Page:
Also another quick pointer, don't worry if the opponent smashes a boast, this is bound to give you more time as it will bounce off the side wall further, it's the cheeky little floaters you have to worry about!!!

Back to top

From rippa rit - 25 Jan 2008 - 07:48

shib - there is plenty of info under "relevant content" on the top lefthand column, just run the cursor over that section for some topics.

If you are being caught with the boast you are probably:

  • not watching the ball
  • back pedalling from the front of the court

Back to top

From Adz - 24 Jan 2008 - 00:49

Shib,



Using my rough descriptions earlier in the thread, can you describe a bit about which type of boast keeps catching you out? I would guess that you mean attacking boasts are getting you? Which is of course what they are designed to do.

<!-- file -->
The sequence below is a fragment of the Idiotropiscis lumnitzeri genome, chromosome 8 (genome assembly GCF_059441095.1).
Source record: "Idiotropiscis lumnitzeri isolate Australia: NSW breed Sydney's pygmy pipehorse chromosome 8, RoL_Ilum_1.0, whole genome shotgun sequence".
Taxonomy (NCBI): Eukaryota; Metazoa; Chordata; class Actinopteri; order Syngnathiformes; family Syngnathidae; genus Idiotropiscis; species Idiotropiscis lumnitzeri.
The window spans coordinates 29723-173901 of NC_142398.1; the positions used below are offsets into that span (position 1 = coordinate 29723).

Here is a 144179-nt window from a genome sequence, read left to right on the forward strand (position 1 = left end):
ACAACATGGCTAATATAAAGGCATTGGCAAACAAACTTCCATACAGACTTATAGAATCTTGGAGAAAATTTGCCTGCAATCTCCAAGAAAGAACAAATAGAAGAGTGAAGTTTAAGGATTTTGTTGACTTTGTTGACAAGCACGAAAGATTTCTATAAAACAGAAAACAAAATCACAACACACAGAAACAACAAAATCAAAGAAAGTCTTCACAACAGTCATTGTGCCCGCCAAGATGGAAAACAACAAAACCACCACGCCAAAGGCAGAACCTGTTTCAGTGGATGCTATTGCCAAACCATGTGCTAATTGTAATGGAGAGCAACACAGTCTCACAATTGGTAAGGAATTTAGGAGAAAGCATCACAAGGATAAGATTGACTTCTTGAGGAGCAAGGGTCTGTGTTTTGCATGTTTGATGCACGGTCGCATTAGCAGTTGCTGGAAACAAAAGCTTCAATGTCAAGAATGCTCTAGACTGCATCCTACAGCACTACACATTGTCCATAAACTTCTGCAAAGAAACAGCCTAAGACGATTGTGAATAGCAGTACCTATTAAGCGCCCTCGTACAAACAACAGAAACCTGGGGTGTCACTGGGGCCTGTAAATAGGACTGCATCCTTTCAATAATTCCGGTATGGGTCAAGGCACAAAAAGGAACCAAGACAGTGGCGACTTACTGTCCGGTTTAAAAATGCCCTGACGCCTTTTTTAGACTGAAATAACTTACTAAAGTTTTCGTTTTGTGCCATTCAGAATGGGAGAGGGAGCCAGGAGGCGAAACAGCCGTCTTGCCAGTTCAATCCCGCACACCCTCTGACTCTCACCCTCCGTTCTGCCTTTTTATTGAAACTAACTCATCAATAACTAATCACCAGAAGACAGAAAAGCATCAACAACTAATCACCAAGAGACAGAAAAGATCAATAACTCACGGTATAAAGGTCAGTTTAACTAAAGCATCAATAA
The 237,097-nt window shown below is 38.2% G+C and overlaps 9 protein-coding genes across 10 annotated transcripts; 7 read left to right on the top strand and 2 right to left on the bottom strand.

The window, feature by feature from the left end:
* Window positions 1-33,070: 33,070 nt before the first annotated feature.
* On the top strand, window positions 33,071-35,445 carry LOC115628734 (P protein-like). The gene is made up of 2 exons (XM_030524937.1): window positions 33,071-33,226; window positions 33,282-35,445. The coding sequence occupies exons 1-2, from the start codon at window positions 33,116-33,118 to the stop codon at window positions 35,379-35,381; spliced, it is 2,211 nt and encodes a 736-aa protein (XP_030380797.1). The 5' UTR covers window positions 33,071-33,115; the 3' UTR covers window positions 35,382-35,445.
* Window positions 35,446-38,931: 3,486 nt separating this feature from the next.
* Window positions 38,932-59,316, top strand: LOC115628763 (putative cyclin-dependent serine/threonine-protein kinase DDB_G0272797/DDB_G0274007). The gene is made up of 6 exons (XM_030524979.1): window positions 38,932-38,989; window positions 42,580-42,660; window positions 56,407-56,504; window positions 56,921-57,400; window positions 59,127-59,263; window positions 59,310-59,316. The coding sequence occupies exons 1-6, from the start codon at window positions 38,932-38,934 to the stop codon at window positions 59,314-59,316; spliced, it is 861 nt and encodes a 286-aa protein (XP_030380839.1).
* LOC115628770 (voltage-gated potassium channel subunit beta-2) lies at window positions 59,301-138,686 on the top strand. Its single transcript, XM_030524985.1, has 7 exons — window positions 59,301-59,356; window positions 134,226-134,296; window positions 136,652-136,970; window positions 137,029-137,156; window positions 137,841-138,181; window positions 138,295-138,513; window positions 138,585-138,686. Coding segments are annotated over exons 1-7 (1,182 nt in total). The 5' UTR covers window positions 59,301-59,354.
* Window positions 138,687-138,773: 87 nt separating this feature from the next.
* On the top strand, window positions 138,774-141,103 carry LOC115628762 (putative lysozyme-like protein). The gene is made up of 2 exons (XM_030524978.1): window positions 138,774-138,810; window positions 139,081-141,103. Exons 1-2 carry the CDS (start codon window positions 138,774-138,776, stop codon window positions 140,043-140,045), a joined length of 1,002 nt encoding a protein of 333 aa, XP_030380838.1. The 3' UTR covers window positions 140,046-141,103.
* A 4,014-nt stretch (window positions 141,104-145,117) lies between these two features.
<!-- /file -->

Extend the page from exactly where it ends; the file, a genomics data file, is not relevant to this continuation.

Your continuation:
Personally I'd start by looking at my own movements before, during and after my opponents shot (boast). Where are you on the court when they play the boast? Which directions are you travelling in? Try breaking the court into six sections. Front left and right. Middile Left and Right and Back left and right. Middle left and right is where you have to learn to dominate an opponent. You don't want to be going forward except to attack and you never want to be going backwards if you can help it.